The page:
Lauren Stevens, the Glaxo associate general counsel, who is charged with one count of obstructing an official proceeding, one count of falsifying documents before a federal agency and four counts of making false statements to the FDA, has heard evidence given to a jury by James Millar, GSK vice president of strategic pricing, contracting and marketing. Millar had originally refused to testify but prosecutors persuaded the US District Judge [Roger W. Titus] to order him to give his testimony.
The trial of former GlaxoSmithKline lawyer Lauren Stevens gets under way this week and federal prosecutors hope to force a Glaxo exec to testify, according to documents filed in federal court last week. The feds are trying to compel James Millar, a vp of strategic pricing, contracting and marketing to take the stand in their quest to convict Stevens of obstruction of justice.
Stevens, you may recall, was first indicted last November for obstructing an FDA probe into off-label marketing of the Wellbutrin SR antidepressant and making false statements to the agency. More recently, the indictment was tossed, because prosecutors incorrectly portrayed her defense to a grand jury. However, they subsequently issued another indictment earlier this month.
At the annual American Psychiatric Association meeting in New Orleans this summer, 200 protestors chanted “no conflicts of interest” and held up photos of individual doctors outside the convention center. Inside the hall, their charges were verified. The meeting’s Daily Bulletin disclosed that the APA president himself, Alan Schatzberg, has 15 links to drug companies including stock ownership and serving on a speakers bureau. Doctors on other speaker bureaus like Shire’s Ann Childress and Wyeth’s Claudio Soares gave presentations and workshops that — surprise! — extolled company drugs. And signing books, side by side, was the duo now accused of penning an entire book for the drug industry: Alan Schatzberg and Charles Nemeroff.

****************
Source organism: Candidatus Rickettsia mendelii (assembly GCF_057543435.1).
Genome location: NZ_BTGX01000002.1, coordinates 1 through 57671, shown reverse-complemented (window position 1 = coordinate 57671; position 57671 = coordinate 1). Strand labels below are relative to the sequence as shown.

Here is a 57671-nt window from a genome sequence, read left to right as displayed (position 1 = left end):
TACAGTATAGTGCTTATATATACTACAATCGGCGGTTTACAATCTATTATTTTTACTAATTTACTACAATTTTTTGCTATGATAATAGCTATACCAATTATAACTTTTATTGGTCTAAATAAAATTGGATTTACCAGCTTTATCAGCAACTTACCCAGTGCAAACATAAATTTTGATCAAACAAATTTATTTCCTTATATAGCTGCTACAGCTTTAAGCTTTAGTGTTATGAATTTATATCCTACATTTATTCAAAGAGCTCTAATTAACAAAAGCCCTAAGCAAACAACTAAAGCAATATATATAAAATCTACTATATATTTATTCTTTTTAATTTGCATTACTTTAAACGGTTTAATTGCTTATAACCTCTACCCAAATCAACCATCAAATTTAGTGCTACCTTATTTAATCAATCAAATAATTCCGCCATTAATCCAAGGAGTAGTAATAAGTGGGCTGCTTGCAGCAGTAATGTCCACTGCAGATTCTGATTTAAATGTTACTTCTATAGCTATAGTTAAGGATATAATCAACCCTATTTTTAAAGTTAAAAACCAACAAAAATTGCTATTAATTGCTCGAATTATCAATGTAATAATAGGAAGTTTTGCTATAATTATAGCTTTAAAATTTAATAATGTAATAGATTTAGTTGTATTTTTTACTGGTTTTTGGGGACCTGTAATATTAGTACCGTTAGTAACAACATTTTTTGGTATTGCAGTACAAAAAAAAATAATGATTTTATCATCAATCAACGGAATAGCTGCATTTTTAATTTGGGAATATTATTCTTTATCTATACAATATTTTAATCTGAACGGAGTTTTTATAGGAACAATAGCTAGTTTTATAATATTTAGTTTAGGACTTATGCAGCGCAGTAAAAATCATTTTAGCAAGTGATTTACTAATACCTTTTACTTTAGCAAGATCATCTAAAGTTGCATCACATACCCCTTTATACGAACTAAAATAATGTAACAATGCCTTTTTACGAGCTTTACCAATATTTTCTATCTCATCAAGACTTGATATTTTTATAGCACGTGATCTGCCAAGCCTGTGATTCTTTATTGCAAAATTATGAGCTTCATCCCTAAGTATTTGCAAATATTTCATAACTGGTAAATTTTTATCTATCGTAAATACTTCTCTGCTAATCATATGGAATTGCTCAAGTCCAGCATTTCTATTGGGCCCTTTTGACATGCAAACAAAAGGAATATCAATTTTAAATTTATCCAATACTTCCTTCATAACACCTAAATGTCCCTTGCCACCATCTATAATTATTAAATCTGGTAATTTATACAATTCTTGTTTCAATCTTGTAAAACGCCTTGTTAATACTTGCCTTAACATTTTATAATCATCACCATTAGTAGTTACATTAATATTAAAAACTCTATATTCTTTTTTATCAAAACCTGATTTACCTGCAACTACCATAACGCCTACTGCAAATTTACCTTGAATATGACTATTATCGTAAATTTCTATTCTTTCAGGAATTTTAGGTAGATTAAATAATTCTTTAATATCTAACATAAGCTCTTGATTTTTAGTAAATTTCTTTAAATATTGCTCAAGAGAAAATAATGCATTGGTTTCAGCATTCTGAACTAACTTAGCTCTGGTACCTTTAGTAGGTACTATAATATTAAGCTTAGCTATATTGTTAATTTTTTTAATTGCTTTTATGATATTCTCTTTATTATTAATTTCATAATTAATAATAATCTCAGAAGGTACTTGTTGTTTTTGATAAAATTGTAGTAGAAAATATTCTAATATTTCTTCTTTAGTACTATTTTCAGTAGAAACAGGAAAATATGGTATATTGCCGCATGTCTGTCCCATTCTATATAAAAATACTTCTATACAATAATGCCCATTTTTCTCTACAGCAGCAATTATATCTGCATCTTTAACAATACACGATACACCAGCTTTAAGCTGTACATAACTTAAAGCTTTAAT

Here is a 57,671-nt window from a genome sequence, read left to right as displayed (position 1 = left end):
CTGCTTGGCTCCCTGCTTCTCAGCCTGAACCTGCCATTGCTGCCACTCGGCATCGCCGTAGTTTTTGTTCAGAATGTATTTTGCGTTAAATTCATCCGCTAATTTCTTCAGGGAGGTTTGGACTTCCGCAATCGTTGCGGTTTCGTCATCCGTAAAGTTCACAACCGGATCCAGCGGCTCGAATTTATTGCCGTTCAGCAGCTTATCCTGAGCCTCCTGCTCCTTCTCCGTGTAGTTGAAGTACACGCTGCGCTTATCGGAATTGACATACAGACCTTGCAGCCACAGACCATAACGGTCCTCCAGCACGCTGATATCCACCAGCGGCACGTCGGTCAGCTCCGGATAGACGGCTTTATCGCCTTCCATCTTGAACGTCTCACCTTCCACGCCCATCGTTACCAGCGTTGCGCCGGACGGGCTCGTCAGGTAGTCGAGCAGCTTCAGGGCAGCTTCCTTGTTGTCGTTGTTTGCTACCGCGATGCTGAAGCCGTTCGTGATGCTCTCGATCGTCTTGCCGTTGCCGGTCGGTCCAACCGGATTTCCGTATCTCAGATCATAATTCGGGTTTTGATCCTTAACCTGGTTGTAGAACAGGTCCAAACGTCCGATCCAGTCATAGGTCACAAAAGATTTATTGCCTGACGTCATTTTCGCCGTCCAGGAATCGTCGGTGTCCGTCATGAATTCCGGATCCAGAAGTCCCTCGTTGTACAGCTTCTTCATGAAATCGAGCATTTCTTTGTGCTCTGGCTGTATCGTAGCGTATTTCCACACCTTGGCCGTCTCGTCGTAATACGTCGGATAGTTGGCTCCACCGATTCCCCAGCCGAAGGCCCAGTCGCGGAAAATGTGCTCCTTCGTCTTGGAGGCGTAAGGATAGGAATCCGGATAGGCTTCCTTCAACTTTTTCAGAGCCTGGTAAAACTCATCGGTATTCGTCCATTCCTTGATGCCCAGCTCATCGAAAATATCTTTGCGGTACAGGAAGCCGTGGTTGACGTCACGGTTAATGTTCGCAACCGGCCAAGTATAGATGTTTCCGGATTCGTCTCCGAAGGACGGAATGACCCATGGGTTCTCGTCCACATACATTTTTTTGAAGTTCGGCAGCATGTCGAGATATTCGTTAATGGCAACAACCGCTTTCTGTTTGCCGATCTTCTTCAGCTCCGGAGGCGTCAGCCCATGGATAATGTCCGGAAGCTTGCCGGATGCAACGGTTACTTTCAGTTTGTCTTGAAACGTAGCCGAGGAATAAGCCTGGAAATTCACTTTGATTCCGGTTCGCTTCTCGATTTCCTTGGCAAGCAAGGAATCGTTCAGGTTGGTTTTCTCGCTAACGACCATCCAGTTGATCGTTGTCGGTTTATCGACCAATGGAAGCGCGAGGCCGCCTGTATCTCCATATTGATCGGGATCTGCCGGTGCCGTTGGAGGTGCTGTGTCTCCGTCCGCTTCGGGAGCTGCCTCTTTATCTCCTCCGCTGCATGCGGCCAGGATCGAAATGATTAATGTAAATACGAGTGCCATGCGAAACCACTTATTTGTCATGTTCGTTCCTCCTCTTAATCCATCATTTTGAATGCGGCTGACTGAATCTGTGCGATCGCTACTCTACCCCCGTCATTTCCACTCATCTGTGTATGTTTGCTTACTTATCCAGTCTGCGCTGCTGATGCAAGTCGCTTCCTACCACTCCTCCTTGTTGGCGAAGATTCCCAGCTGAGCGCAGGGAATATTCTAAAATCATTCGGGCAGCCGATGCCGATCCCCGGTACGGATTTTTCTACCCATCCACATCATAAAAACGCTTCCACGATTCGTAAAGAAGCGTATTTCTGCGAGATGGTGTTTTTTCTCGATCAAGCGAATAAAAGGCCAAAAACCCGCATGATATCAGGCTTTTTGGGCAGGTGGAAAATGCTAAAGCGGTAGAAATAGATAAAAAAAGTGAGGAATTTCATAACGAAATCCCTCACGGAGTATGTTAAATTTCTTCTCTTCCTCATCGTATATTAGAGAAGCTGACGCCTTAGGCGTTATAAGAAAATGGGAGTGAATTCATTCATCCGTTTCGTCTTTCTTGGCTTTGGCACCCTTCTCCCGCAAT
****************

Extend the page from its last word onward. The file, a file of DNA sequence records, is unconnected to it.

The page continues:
This month ProPublica and the New York Times report that Schatzberg and Nemeroff’s book, Recognition and Treatment of Psychiatric Disorders: A Pharmacology Handbook for Primary Care, may be the first entirely drug industry-approved textbook ever. Published in 1999, the book’s preface says it was funded by an unrestricted education grant to Scientific Therapeutics Information through London-based GlaxoSmithKline (GSK). Scientific Therapeutics Information of Springfield, NJ is the same medical publishing company that spun Vioxx.
A former lawyer for pharmaceutical giant GlaxoSmithKline Plc has been indicted for lying and obstructing an investigation into the company’s promotion of an anti-depressant drug, the U.S. Justice Department said on Tuesday. The lawyer, Lauren Stevens, was indicted on four counts of making false statements, one count of obstruction of justice and one count of falsifying and concealing documents related to Glaxo’s promotion of the drug for weight loss, which had not been approved by the Food and Drug Administration. “Where the facts and law allow, the Justice Department will pursue individuals responsible for illegal conduct just as vigorously as we pursue corporations,” said Tony West, head of the Justice Department’s civil division.